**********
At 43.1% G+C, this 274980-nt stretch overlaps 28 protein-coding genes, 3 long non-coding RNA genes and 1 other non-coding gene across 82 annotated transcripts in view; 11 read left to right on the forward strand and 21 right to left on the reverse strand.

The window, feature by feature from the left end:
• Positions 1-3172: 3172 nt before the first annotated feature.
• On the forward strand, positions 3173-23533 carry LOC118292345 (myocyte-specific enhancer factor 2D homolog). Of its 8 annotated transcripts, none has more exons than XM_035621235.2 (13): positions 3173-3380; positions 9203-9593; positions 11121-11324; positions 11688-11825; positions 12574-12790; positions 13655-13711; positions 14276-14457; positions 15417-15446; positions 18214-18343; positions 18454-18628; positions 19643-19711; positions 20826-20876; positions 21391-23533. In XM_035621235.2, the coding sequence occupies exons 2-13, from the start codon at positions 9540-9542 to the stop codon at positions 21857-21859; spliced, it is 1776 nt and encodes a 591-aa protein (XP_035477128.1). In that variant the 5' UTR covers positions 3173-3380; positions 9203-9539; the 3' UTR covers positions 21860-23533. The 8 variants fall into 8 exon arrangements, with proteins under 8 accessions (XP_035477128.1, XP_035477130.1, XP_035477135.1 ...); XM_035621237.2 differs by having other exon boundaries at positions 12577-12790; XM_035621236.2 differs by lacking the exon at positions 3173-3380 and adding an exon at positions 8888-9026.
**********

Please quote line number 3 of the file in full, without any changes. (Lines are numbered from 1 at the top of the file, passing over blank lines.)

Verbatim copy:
• Positions 1-3172: 3172 nt before the first annotated feature.